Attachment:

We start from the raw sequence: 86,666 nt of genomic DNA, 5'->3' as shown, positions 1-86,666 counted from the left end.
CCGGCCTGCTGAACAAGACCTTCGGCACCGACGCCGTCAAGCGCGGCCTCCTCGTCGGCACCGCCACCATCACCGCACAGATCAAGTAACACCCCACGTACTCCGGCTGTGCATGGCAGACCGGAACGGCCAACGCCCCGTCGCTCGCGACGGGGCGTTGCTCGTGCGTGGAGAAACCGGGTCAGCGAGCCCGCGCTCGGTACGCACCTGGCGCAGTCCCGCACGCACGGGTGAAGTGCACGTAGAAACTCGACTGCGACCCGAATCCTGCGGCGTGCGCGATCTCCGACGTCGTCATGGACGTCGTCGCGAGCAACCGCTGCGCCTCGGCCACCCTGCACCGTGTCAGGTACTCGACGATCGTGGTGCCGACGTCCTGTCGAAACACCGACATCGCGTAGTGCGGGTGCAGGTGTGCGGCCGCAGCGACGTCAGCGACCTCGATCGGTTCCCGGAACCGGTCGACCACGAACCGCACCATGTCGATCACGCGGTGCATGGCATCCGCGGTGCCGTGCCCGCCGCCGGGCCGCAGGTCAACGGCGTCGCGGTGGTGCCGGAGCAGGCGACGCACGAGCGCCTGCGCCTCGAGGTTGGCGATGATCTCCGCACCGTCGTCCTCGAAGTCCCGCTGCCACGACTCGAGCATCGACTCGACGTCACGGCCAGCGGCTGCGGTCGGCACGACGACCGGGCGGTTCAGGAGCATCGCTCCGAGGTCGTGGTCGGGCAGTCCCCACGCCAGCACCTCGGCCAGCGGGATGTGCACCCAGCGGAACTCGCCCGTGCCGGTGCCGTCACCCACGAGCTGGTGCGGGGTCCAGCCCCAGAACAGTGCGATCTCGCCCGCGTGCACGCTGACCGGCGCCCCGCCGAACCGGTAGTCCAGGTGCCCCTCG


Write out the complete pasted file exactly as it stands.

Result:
We start from the raw sequence: 86,666 nt of genomic DNA, 5'->3' as shown, positions 1-86,666 counted from the left end.
CCGGCCTGCTGAACAAGACCTTCGGCACCGACGCCGTCAAGCGCGGCCTCCTCGTCGGCACCGCCACCATCACCGCACAGATCAAGTAACACCCCACGTACTCCGGCTGTGCATGGCAGACCGGAACGGCCAACGCCCCGTCGCTCGCGACGGGGCGTTGCTCGTGCGTGGAGAAACCGGGTCAGCGAGCCCGCGCTCGGTACGCACCTGGCGCAGTCCCGCACGCACGGGTGAAGTGCACGTAGAAACTCGACTGCGACCCGAATCCTGCGGCGTGCGCGATCTCCGACGTCGTCATGGACGTCGTCGCGAGCAACCGCTGCGCCTCGGCCACCCTGCACCGTGTCAGGTACTCGACGATCGTGGTGCCGACGTCCTGTCGAAACACCGACATCGCGTAGTGCGGGTGCAGGTGTGCGGCCGCAGCGACGTCAGCGACCTCGATCGGTTCCCGGAACCGGTCGACCACGAACCGCACCATGTCGATCACGCGGTGCATGGCATCCGCGGTGCCGTGCCCGCCGCCGGGCCGCAGGTCAACGGCGTCGCGGTGGTGCCGGAGCAGGCGACGCACGAGCGCCTGCGCCTCGAGGTTGGCGATGATCTCCGCACCGTCGTCCTCGAAGTCCCGCTGCCACGACTCGAGCATCGACTCGACGTCACGGCCAGCGGCTGCGGTCGGCACGACGACCGGGCGGTTCAGGAGCATCGCTCCGAGGTCGTGGTCGGGCAGTCCCCACGCCAGCACCTCGGCCAGCGGGATGTGCACCCAGCGGAACTCGCCCGTGCCGGTGCCGTCACCCACGAGCTGGTGCGGGGTCCAGCCCCAGAACAGTGCGATCTCGCCCGCGTGCACGCTGACCGGCGCCCCGCCGAACCGGTAGTCCAGGTGCCCCTCG